# Visualizing Data Distribution in Power BI – Histogram and Norm Curve -Part 2 In the Part 1 I have explained some of the main statistics measure such as Minimum, Maximum, Median, Mean, First Quantile, and Third Quantile. Also, I have show how to draw them in Power BI, using R codes. (we have Boxplot as a custom visual in power BI see :https://powerbi.microsoft.com/en-us/blog/visual-awesomeness-unlocked-box-and-whisker-plots/ ). However, to see the data distribution another way is to draw a histogram or normal curve.  The spread of the numeric variable can be check by the histogram chart. Histogram uses any number of bins of an identical width. Below picture shows the data distribution for my Fitbit data (Floors, Calories Burned, and Steps). to create a histogram chart,  I wrote blew R code.

hist(dataset\$Floors, main = “Histogram of Floors”,              xlab = “Floors”)

In the above picture, the first chart shows the data distribution for my calories burn during three mounths. as you can see, most of the time I burned around 2200 to 2500 calories, also less than 5 times I burned calories less than 2000 calories. If you look at the histogram charts you will see each of them has different shape. As you can see  the number of floors stretch further to the right. while calories burn and number of floors tend to be evenly divided on both sides of the middle. this behaviour is called Skew. This help us to find the data distribution, as you can see the data distribution has a Bell Shape, which we call it Normal Distribution. Most of the world data follow the normal distribution trend. Data distribution can be identified by two parameters: Centre and Spread. The centre of the data is measured by Mean value, which is the data average. Spread of data  can be measured by Standard deviation.

So What is Standard Deviation! Standard deviation can be calculated from Variance.   Variance is :”the average of the squared differences between each value and the mean value” in other word to calculate the variance, for each point of data we call (Xi) we should find its distance from mean value (μ). to calculate distance we follow the formula as : the distance between each element can be calculate by (Xi-μ)^2 (Number 1 in above Formula). Then for each point we have to calculate this distance and find the average. So we have summation of (Xi-μ)^2 for all the points and then divided by number of the points (n).  σ^2 is variance of data. Variance or Var(X) is the distance of all point from the mean value. The Standard Deviation is sqrt of Var(X). that is σ. So if data is so distributed and has more distance from Mean value then we have bigger Standard Deviation.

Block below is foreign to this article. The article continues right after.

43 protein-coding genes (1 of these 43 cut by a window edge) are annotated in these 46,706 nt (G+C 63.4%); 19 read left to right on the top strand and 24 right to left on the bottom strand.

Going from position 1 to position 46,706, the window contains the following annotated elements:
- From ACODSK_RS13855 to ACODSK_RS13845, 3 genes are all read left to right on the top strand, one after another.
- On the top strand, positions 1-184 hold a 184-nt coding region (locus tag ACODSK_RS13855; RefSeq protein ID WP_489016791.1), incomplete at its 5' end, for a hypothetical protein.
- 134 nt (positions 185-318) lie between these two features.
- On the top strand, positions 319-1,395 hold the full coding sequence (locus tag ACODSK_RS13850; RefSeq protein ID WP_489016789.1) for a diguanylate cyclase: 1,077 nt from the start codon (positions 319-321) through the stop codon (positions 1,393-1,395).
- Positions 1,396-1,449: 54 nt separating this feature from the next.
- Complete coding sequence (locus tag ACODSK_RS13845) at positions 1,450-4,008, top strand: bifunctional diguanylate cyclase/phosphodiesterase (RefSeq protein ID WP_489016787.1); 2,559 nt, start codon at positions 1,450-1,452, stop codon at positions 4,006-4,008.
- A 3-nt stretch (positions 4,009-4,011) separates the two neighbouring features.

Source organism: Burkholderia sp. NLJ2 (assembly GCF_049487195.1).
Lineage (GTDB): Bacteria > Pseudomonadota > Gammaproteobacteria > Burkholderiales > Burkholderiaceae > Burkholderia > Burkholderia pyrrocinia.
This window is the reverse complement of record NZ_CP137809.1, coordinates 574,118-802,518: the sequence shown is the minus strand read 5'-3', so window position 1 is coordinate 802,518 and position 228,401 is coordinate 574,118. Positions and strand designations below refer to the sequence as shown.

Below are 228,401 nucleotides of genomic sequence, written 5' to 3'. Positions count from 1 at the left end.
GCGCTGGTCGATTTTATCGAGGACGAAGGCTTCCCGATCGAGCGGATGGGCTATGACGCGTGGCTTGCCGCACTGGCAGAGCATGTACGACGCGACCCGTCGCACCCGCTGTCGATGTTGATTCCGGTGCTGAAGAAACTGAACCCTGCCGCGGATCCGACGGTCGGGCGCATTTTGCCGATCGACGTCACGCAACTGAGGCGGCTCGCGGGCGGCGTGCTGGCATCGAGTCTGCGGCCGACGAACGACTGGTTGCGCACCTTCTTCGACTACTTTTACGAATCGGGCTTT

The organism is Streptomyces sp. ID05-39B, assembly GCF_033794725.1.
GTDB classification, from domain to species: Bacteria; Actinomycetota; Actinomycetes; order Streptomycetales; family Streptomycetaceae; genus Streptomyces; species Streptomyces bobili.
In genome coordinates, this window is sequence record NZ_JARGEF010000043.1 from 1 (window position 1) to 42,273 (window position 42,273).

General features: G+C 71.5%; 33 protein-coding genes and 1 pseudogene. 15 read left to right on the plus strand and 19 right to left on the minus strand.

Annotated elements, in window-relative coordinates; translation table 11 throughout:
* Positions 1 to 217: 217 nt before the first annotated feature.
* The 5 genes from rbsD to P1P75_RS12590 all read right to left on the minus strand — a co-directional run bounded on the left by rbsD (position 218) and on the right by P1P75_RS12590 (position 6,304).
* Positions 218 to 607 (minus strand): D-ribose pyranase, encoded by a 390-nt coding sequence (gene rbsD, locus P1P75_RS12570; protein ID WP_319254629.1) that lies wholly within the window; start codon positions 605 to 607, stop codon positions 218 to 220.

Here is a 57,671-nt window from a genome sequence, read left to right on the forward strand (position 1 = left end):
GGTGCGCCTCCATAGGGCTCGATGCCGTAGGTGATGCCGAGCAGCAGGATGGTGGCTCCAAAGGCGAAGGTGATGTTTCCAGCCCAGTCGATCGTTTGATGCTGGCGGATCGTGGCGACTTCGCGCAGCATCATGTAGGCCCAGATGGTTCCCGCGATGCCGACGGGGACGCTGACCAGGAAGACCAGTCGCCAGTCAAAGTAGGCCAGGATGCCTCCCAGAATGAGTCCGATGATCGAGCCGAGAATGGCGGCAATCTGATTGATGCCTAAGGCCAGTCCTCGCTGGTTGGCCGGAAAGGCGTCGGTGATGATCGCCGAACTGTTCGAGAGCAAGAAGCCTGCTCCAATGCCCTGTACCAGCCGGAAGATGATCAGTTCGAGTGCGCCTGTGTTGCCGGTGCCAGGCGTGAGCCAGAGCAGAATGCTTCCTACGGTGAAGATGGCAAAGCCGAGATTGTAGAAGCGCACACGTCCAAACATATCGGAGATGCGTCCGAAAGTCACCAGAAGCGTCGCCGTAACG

To draw normal curve in Power BI I wrote the blow codes. First, I calculate the Average and Standard Deviation as

mean<-mean(dataset\$CaloriesBurned)

sd<-sd(dataset\$CaloriesBurned)

Then I used the “dnorm” function to create a norm curve as below:

y<-dnorm(dataset\$CaloriesBurned,meanval,sdval)

Then I draw anorm curve using Plot function :

plot(dataset\$CaloriesBurned, y, xlab=”x value”, ylab=”Density”, type=”l”,main=”Comparison of t Distributions”)

Then the following picture will be shown as below According to , the  68-95-99.7 rule states that 68 percent of the values in a normal distribution fall  within one sd of the mean, while 95 percent and 99.7 percent  of the values fall within two and three standard deviations, respectively. As you can see 68% of data is located between -sd and +sd. the 95% of data is located between -2sd and +2sd. Then, 99% of data has been located between -3sd and +3sd. to draw and identify the 68% of data I add other calculation to R code in Visualization as below: first I set a range of value for range (average-standard deviation, average +standard deviation) lower bound (lb) is average- standard deviation lb<-mean-sd for upper bound (ub) we calculate it as below ub<-mean+sd i <- x >= lb & x <= ub Then I draw a Polygon to show the 68% of data, so will be as below: polygon(c(lb,x[i],ub), c(0,hx[i],0), col=”red”) also we can specify the 98% of data distribution by writing the below code:

lb<-mean-1.5*sd ub<-mean+1.5*sd

the result will be as below Trainer, Consultant, Mentor
Leila is the first Microsoft AI MVP in New Zealand and Australia, She has Ph.D. in Information System from the University Of Auckland. She is the Co-director and data scientist in RADACAD Company with more than 100 clients in around the world. She is the co-organizer of Microsoft Business Intelligence and Power BI Use group (meetup) in Auckland with more than 1200 members, She is the co-organizer of three main conferences in Auckland: SQL Saturday Auckland (2015 till now) with more than 400 registrations, Difinity (2017 till now) with more than 200 registrations and Global AI Bootcamp 2018. She is a Data Scientist, BI Consultant, Trainer, and Speaker. She is a well-known International Speakers to many conferences such as Microsoft ignite, SQL pass, Data Platform Summit, SQL Saturday, Power BI world Tour and so forth in Europe, USA, Asia, Australia, and New Zealand. She has over ten years’ experience working with databases and software systems. She was involved in many large-scale projects for big-sized companies. She also AI and Data Platform Microsoft MVP. Leila is an active Technical Microsoft AI blogger for RADACAD.